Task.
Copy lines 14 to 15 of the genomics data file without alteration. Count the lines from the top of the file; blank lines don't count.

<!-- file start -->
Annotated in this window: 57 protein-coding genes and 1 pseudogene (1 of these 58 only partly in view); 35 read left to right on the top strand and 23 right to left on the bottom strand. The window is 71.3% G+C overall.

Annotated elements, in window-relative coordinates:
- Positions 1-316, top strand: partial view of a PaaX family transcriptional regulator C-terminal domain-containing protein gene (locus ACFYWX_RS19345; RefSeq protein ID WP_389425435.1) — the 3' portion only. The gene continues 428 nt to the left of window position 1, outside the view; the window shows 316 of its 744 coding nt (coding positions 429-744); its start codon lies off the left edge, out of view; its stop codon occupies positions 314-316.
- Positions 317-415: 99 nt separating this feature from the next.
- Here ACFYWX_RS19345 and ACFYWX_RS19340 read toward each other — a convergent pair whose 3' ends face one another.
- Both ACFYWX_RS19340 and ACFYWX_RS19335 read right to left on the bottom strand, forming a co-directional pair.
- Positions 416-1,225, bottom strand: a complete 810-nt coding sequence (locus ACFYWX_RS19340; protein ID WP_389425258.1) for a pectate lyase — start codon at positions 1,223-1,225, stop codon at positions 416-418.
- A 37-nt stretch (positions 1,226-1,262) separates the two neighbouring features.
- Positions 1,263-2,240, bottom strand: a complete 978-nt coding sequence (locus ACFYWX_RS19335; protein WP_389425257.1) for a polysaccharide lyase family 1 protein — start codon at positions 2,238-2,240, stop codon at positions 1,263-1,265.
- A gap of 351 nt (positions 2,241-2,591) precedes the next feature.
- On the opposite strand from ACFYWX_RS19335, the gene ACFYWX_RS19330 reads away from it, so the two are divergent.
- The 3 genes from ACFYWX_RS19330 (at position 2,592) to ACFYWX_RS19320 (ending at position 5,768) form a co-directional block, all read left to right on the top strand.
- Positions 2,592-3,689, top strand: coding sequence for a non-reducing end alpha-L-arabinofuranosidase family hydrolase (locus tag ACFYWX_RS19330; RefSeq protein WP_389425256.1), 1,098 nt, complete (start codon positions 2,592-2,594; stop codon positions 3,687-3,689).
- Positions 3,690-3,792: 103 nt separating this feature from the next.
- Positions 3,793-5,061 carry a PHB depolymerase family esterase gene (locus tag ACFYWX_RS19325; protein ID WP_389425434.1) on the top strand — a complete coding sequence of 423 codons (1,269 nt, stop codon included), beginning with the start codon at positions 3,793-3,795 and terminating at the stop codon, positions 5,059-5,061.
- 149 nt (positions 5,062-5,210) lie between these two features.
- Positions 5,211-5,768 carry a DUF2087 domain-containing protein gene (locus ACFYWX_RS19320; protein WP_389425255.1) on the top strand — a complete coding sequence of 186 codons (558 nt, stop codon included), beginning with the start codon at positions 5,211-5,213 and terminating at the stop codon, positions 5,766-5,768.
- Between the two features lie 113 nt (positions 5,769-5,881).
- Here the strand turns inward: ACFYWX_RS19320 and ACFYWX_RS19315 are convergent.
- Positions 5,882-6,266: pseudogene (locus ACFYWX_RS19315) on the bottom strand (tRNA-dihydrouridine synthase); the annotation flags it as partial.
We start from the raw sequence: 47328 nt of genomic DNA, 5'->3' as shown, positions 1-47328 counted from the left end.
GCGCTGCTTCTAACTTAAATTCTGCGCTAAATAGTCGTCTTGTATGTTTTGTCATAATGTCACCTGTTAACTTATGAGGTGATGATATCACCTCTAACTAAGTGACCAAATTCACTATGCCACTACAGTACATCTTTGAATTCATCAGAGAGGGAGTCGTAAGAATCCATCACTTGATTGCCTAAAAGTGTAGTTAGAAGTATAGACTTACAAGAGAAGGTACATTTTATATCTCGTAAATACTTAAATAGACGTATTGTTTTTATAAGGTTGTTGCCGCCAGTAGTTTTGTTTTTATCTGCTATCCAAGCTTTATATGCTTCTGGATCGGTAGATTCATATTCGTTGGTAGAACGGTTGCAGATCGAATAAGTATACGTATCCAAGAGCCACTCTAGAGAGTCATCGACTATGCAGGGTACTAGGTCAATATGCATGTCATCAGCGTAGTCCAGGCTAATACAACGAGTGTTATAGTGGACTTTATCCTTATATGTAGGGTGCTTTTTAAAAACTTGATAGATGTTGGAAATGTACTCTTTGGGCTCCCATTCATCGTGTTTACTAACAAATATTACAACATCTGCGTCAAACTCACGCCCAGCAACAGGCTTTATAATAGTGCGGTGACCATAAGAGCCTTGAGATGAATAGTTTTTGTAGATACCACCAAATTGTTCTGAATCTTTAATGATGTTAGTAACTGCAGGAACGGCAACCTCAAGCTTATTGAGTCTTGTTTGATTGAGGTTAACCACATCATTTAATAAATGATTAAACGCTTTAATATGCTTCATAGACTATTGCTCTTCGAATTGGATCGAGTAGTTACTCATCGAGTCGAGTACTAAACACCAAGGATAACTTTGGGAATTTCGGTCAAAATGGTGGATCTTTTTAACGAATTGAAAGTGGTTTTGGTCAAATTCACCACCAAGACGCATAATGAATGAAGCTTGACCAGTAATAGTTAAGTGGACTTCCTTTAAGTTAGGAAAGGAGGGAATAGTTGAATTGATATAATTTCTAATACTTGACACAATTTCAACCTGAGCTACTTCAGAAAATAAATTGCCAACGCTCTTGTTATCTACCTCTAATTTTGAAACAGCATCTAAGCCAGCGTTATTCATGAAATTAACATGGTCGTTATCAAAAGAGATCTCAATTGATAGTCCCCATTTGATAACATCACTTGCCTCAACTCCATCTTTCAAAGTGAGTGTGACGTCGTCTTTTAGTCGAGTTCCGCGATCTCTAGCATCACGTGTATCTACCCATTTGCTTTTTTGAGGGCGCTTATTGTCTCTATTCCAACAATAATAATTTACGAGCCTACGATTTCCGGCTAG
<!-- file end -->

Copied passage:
- Positions 3,690-3,792: 103 nt separating this feature from the next.
- Positions 3,793-5,061 carry a PHB depolymerase family esterase gene (locus tag ACFYWX_RS19325; protein ID WP_389425434.1) on the top strand — a complete coding sequence of 423 codons (1,269 nt, stop codon included), beginning with the start codon at positions 3,793-3,795 and terminating at the stop codon, positions 5,059-5,061.